Johnson made Red Wall
Tories an offer they
couldn’t refuse, says Roger Ratcliffe

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“Johnson is like that mafia fella in the USA,” said a friend at the gym I use in Bradford. “You, know, Capone. The police finally nailed Al Capone not for being a gangster and arranging murders but on tax evasion charges. The downfall of Johnson won’t be because of his monumental bungling of Brexit and Covid – it’ll be for something comparatively trivial like the gold £840-a-roll wallpaper or free holiday villa in Marbella.”

As a former Lib Dem councillor in Bradford my friend could be expected to have a low opinion of a Tory prime minister, but I take his point. Of course, no one accuses Johnson of being an actual crime boss. Unlike the Corleone family in the acclaimed mafia movie The Godfather, so far as I know he doesn’t send his enemies to “sleep with the fishes”. But the events of the past couple of weeks suggest that he is running the government like a gangster.

The case for the prosecution is straightforward. Like the fictional Don Corleone played by Marlon Brando in The Godfather, Johnson has a close cabal of associates prepared to do his dirty work. In Johnson’s government the role of consigliere, a mafioso right-hand man used to provide a veneer of respectability to the Godfather’s unscrupulous bidding, is played by government chief whip Mark Spencer.

Thus it was Spencer’s wretched job to deliver to Conservative foot soldiers the task of getting corrupt MP Owen Paterson off the hook for using his office to earn £100,000 extra a year as a consultant. It failed miserably and Paterson resigned, but not before 248 Conservatives had disgraced themselves by voting to effectively scrap the anti-sleaze system at Westminster.

Matthew Parris, The Times columnist and himself a former Tory MP, encapsulated Johnson’s motivation last week. “Johnson is an utter cad,” he wrote. “A moral vacuum and a stranger to loyalty, probity and even friendship.” The prime minister, he went on, has been infuriated by inquiries into his own integrity, the holiday villas, the financing of his Downing Street flat’s lavish redecoration, the lies about the EU withdrawal agreement.”

It soon emerged that, in mafia style, backbenchers had been intimidated into supporting Johnson’s monstrous effort to stop scrutiny of his own behaviour. Apparently, MPs were quietly threatened that if they didn’t comply then pet schemes in their constituencies would have funding withdrawn.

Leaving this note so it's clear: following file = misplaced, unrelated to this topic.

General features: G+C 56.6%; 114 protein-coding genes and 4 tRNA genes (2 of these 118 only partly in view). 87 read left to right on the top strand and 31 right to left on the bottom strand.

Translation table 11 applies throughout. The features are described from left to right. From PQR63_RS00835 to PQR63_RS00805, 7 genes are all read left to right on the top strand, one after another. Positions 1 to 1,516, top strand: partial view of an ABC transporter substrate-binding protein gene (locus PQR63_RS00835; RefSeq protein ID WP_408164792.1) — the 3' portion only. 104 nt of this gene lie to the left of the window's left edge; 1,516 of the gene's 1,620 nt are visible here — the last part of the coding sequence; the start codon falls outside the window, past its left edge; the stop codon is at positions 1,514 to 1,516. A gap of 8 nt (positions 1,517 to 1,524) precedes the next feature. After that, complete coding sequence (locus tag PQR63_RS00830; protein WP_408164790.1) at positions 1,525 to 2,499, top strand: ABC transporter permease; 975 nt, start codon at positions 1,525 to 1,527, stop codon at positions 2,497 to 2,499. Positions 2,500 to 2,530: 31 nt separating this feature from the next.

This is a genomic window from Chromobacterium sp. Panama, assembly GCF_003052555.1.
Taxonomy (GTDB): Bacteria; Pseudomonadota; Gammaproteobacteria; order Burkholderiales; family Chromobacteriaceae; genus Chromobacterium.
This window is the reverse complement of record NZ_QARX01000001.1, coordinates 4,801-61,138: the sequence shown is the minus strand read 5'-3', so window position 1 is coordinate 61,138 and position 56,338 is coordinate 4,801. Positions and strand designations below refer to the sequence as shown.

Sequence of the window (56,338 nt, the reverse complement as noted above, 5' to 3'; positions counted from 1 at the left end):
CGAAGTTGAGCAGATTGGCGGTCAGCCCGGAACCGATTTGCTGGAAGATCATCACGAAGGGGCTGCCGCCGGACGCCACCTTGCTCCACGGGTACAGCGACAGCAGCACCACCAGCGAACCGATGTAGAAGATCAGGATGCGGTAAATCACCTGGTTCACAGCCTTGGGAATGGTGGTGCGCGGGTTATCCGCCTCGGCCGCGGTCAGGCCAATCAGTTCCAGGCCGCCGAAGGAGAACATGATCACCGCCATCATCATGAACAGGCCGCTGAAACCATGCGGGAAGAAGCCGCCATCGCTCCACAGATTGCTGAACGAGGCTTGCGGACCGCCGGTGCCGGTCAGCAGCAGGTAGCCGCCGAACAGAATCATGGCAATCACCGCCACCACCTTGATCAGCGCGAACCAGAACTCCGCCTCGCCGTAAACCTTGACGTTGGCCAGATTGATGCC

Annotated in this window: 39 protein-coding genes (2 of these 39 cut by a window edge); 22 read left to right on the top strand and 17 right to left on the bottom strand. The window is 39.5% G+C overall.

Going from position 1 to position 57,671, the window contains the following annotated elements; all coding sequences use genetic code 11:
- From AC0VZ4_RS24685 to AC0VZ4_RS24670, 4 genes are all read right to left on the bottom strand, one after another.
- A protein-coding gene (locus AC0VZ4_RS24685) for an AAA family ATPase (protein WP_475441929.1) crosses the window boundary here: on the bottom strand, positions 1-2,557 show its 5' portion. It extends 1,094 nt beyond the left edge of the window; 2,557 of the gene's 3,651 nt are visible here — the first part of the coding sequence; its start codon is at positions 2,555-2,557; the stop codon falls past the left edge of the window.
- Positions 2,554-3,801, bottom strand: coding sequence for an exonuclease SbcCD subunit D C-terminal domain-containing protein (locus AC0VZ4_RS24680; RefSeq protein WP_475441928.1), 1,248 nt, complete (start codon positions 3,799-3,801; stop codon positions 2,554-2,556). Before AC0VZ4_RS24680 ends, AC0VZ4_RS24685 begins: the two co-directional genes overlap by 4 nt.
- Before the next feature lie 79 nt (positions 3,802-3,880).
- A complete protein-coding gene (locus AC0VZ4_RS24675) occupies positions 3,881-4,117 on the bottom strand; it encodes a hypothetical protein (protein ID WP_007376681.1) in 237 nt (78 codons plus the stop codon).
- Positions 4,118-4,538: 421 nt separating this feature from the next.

What I can’t get out of my mind is that Johnson was aided by many northern MPs in the so-called Red Wall seats, whose constituents surely must be appalled by Paterson’s corruption and the more recent revelation that another Tory, Geoffrey Cox, trousered £1 million last year for legal work while supposedly working as an MP.

I’m thinking of you Nick Fletcher, who won the Don Valley seat in 2019 after almost a century of Labour MPs. I’m thinking of you, Mark Jenkinson, whose constituency of Workington is home to Workington Man, a stereotype held to have deserted Labour and given Johnson his huge majority. And I’m thinking of you James Grundy, Tory MP for Leigh and winner of another seat that had a century of Labour representation.

Do you think you were voted in to be part of a mafia-like government and shield a corrupt prime minister? If you have any integrity you need to start the process of making Johnson “sleep with the fishes”. Politically speaking, of course.

Roger Ratcliffe has worked as an investigative journalist with the Sunday Times Insight team and is the author of guidebooks to Leeds and Bradford. Follow him on Twitter @Ratcliffe

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